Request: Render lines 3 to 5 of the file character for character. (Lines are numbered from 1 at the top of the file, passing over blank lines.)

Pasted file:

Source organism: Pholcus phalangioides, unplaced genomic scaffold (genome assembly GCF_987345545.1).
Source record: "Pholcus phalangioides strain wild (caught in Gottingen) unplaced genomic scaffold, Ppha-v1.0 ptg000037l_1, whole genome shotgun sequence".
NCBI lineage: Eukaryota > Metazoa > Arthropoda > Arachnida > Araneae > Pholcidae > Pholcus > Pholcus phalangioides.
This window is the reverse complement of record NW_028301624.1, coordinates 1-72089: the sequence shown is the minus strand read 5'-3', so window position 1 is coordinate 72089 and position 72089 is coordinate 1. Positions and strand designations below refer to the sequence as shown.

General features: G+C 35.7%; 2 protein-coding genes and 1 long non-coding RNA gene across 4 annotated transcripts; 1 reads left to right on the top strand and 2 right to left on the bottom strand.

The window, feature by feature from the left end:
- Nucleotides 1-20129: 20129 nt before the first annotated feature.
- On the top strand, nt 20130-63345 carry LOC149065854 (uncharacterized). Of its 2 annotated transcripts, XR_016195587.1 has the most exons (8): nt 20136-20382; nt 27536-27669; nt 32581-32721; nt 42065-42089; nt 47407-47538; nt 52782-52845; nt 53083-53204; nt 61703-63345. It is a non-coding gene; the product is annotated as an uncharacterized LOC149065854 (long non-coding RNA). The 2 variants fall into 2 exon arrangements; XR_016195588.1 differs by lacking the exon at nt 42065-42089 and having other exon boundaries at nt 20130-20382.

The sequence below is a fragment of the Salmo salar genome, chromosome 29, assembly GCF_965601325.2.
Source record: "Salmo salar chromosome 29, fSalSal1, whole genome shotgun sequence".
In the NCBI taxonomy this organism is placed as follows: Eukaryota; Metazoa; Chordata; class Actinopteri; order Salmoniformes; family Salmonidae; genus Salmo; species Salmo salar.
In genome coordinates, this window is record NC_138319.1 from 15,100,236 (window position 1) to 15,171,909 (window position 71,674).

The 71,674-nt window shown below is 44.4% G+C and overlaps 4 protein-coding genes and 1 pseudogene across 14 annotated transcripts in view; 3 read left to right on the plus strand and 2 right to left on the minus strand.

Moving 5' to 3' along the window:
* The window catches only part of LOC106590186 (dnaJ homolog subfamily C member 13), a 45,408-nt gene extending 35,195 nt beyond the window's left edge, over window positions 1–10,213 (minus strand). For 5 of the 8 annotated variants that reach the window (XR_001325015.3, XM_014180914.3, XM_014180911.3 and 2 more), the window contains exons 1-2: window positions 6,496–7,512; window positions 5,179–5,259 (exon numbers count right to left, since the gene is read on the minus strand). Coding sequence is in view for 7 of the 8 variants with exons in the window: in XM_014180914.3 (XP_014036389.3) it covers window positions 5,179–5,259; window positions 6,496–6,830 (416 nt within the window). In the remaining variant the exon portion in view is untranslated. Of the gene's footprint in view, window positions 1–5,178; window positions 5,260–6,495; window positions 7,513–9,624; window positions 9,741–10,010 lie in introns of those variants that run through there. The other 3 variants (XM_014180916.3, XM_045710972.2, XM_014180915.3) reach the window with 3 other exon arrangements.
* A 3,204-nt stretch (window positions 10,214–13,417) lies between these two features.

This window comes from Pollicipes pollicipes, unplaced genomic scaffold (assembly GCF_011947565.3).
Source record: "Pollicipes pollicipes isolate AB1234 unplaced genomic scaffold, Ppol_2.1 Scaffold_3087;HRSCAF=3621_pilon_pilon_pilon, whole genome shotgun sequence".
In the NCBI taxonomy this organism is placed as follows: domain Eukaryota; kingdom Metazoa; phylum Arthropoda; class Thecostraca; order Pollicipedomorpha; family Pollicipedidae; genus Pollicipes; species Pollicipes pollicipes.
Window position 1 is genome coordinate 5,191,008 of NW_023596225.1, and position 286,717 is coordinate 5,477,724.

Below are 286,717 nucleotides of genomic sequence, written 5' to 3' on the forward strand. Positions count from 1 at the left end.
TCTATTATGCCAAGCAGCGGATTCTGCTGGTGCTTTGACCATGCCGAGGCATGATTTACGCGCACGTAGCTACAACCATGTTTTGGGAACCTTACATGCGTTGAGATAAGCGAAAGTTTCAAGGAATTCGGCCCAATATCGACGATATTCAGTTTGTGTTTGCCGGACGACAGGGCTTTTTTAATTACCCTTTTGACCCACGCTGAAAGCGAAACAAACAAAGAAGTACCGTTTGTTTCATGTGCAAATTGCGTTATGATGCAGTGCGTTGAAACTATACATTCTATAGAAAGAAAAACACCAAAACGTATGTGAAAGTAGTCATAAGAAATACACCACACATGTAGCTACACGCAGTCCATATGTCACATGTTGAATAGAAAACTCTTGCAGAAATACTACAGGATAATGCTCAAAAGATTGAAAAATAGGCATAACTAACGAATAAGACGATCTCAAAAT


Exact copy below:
NCBI lineage: Eukaryota > Metazoa > Arthropoda > Arachnida > Araneae > Pholcidae > Pholcus > Pholcus phalangioides.
This window is the reverse complement of record NW_028301624.1, coordinates 1-72089: the sequence shown is the minus strand read 5'-3', so window position 1 is coordinate 72089 and position 72089 is coordinate 1. Positions and strand designations below refer to the sequence as shown.

General features: G+C 35.7%; 2 protein-coding genes and 1 long non-coding RNA gene across 4 annotated transcripts; 1 reads left to right on the top strand and 2 right to left on the bottom strand.